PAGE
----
Sunday, February 3, 2013

FTV 2/3/2013 Jamaica's Coral Reefs

Situated below Cuba and west of Haiti, Jamaica is a small Caribbean island located below Cuba and west of Haiti,with about  5 million residents. Tourism is this country's main industry, with many cruise lines docking in Jamaica's ports every day.

Jamaica's reef is on the fringe of the northern coast, naturally growing on a narrow shelf around the island. It is less structured in the south, where river sediment breaks up coral growth on a shallower, wide shelf.
Jamaica's coral reef is deteriorating at an alarming rate due to the overuse of reef resources, coastal erosion along the coast as a result of farming, and the over development of the coastal regions to meet the needs of the increasing tourist industry. Additionally, tropical storms and hurricanes cause destruction to the coral reefs, physically blasting apart their very foundations.

In recent years, as people began to care more about the environment, scientists began to study the coral reefs. Efforts are being made to restore the reefs through stricter laws to help help prevent erosion, pollution, and fishing problems. 

Coral reefs are fragile ecosystems that dependent on a narrow range of environmental conditions to develop and grow, slight variations in temperature, water quality and sea level easily affect them. Climate change is a particular threat to reefs because corals cannot survive if the water temperature is too high. Global warming has already led to increased levels of coral bleaching, and this is predicted to increase in frequency and severity in the coming decades. Such bleaching events may be the final nail in the coffin for already stressed coral reefs and reef ecosystems.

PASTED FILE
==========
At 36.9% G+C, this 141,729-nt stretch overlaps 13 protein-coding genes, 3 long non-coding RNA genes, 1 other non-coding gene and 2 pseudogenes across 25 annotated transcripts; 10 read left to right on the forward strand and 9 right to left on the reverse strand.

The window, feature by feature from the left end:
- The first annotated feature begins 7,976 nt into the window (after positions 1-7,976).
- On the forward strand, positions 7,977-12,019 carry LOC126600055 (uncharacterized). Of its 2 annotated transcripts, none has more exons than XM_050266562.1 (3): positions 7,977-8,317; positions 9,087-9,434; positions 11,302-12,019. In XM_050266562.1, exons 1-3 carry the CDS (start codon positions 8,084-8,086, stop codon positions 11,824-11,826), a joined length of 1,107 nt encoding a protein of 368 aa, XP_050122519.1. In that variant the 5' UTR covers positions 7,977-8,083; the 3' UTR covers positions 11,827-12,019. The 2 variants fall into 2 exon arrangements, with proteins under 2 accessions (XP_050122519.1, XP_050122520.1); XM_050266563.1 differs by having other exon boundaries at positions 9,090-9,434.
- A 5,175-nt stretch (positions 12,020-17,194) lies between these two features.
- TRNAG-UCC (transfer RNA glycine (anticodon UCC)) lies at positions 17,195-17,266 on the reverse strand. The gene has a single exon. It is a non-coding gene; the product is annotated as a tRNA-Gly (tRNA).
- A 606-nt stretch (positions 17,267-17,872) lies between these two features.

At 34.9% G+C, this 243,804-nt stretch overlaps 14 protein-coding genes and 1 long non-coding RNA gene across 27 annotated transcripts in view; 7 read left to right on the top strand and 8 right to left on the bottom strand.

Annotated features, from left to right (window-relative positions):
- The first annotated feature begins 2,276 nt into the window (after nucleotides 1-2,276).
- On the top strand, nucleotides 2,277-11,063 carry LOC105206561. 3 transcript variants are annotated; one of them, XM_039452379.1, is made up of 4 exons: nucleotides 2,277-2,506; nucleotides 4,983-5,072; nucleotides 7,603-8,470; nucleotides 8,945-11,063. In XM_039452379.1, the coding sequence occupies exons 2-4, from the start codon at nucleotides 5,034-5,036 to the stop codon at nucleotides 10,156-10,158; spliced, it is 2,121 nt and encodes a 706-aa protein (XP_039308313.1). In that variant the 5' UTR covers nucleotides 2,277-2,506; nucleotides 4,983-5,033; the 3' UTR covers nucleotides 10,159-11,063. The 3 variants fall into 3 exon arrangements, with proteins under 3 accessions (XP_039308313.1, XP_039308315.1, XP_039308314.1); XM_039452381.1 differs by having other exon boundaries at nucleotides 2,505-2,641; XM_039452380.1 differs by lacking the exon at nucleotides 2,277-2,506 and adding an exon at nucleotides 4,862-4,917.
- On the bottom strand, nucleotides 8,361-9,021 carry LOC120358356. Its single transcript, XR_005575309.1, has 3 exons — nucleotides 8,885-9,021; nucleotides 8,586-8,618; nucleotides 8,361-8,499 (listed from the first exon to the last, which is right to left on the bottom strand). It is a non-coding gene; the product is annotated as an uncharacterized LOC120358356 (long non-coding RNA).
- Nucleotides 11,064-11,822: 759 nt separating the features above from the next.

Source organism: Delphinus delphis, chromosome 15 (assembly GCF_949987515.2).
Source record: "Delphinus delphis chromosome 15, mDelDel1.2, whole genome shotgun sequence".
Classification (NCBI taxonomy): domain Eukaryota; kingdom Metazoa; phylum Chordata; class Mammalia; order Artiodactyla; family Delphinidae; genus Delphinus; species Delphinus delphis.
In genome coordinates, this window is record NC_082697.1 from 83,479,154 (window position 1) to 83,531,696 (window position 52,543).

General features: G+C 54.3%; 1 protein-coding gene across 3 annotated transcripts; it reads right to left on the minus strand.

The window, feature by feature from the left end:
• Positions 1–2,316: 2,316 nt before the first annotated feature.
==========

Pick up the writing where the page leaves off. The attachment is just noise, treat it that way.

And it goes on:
All coral reefs began life as single polyp which is a tiny, soft marine animal like a small sea anemone that is attached to a hard surface. "Stony" coral species (order Scleractinia) live as colonies and exude calcium carbonate, which forms an external skeleton. As the polyps grow and die, these stony corals create the reefs that we know. There are also other coral and coral-like species, including soft corals (order Alcyonacea) which do not form a skeleton.

Coral polyps have stinging tentacles that they use to catch food. During the day, these tentacles are usually tucked away, out of reach of hungry fish and other marine animals. But at night they unfold to catch their prey, plankton which flows by the reef with the current.

There are three basic kinds of coral reefs: fringing reefs, barrier reefs, and atolls. Fringing reefs grow in shallow waters close to the coast. Barrier reefs are separated from land by a lagoon, and grow parallel to the coast and forming a large and continuous reef. Atolls are ring-shaped reefs that develop near the sea surface.

Here are some activities that demonstrate the effects of climate change on reefs and oceans.
Use satellite data to predict coral bleaching events.
Build a model coral reef.
Try this coral reef crossword.

Captain's Blog 2/3/13

We were notified yesterday of the passing of Lisa M. Gusmini. Lisa was a graduate of the Class or 1986 - but never lost sight of her alma mater. While raising her family she helped out in admissions, worked as adjunct instructor in the marine transportation department - and most importantly, she was a trustee for five years in the early 2000s. She could always be counted on to support the Academy in any way she was able - we'll miss her terribly. Our flags are flying at half staff down here in Montego in her honor, and our prayers go out to her family during this sad time.

Today is Superbowl Sunday - but between the unbelievably beautiful island and beaches in Jamaica, and the Patriots sitting this one out - there isn't too much excitement for the game tonight. Against my heart's feelings, I am going with the Ravens.

We said so long to Dr. Marie King yesterday - her time was up and had to return to UMASS Memorial. She has been relieved by Dr. Jeff Cukor, our Academy physician. We also had to say good bye to one cadet that was injured ashore in San Juan, and needed more specialized treatment than we could offer. And today Father Jim Houston joins us again. Jim will provide spiritual support for our cadets and crew until Aruba.